Despite crying most of the time I see some sappy status or photo, I sometimes thoroughly enjoy being reminded what I was doing 6 years ago with my best friends from high school. It’s hilarious to see what I thought was fashionably “in” and it is great to be reminded of how fun Friday night football games were and those lifelong memories and friendships I have created over my lifetime. But most of the time I still hate Facebook Memories, I don’t need to be reminded that my ex and I went to our Senior Homecoming four years ago.. (whoa! Getting old). old

I know Facebook doesn’t know if my breakup was a good one or a nasty one but I’m sure they have the data to know who and who I’m not hanging out with anymore. I’ve heard rumors that they are creating new algorithms to create a more catered and individual news feed. Maybe they’ll figure out that I don’t want to see my ex-boyfriend’s family photo or my ex-best friend’s dog that I honestly miss more than her… Hoping Facebook will start to use the incredible amounts of data to ensure a better experience on my news feed and Facebook Memories!

 

6 comments

  1. I personally have noticed more of these “Memories” popping up on my Newsfeed recently, and although I occasionally will see new pictures posted on Facebook, I can tell that Facebook is struggling to keep Newsfeed relevant to users who want to see their friends’ pictures. Not only does Facebook want us to repost regenerated photos/statuses/friendships, but they also want us to use the app/website for longer periods of time through interesting and cute-sy videos that also clog our feeds. With more people regularly posting user-generated content on Instagram, I wonder if Facebook will slowly shift from being known for pictures to news and video content.

  2. I would not be surprised if Facebook started to use data to make our news feeds a little more personalized. I have already noticed that Facebook will more heavily advertise friendaversaries and birthdays for people that I connect with more often. They definitely have the technology so I bet it will only be a matter of time until they expand this personalization to news feeds as well.

  3. This is a great post, but I am surprised you ended it on the note that you hope Facebook will use the incredible amounts of data they have to improve News Feed and Memory. I think this falls on the “cool or creepy” scale that we discussed when we talked about Facebook in class. I know for me personally, I would prefer Facebook to do less digging into my data, even if it comes at the expense of some of these features. I have, however, accepted that Facebook using the data I put on there as something that is out of my control at this point. All in all this is an awesome post, and the flashbacks to 2011 are unfortunately all too relatable.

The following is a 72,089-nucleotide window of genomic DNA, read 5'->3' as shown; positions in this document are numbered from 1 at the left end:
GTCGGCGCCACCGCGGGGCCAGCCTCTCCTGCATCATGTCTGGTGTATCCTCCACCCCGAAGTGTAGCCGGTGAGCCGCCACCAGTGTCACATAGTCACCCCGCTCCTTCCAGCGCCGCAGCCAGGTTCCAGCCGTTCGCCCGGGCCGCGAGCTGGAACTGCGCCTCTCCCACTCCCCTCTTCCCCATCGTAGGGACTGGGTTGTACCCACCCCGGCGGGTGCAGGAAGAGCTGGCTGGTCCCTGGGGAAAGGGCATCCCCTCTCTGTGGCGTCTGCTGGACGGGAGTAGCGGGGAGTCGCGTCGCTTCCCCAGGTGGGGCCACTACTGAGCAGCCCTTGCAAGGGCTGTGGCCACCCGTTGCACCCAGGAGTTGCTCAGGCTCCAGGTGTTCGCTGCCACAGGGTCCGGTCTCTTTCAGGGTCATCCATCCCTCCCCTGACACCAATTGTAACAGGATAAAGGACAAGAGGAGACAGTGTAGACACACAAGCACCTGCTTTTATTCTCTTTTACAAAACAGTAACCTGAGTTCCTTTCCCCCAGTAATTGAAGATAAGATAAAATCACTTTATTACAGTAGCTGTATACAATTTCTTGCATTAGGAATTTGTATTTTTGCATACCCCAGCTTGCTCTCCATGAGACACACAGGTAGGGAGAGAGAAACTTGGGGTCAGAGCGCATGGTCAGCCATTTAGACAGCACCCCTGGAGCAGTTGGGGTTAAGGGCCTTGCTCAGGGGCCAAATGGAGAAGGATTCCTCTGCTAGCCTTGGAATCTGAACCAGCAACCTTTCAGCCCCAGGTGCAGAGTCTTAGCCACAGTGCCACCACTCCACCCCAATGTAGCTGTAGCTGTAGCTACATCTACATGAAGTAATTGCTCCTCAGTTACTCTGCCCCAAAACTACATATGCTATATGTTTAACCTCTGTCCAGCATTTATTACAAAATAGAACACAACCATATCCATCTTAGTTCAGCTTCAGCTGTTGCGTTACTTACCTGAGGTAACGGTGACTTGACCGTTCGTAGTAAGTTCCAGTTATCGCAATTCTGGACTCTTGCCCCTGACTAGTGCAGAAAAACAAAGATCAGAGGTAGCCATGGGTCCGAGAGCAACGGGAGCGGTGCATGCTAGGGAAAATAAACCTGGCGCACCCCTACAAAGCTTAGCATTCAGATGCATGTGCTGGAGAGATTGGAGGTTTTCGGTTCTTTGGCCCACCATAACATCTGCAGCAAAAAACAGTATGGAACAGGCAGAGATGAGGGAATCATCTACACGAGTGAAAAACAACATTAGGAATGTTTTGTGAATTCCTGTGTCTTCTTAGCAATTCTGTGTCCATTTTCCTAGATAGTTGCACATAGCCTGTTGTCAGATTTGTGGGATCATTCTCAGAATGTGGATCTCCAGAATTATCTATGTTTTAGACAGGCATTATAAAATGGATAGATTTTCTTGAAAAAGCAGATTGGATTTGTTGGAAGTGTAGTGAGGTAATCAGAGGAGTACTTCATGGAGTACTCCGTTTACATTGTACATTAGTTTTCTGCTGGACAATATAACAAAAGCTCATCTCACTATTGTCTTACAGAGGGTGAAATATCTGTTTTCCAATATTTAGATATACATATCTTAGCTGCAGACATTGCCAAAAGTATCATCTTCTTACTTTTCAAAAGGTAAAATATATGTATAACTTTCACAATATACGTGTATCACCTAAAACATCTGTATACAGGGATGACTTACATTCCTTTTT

4. Memories is an interesting addition to Facebook that I’m sure is part of their awareness of how important original content is. I’m not sure if its just my own experience, but there seems to be a trend of fewer posts of user content on Facebook – potentially only in our generation but this trendy must be scary for Facebook. The memories must be part of a way to pull people into the spiral of generating content – no matter how embarrassing the content might be a few years down the road.

  5. Nice post. Hadn’t considered the implications of the “memories” features for younger users. For me, it usually brings up pics of my kids when they were younger, which always makes me nostalgic.

  6. Awesome post! I was also really young when I joined Facebook and am increasingly reminded of that fact with memories constantly popping up. Our generation was the first one to “grow up with” Facebook, so I think the memories feature is going to have an effect on us years to come. We have all shared so much of our lives on the platform it that by the time we are 30, it will have an extensive ‘timeline’ of our lives. I always wonder (and fear) that if Facebook is relevant for that long, will mine future kids will be able to see everything I did as a teenager?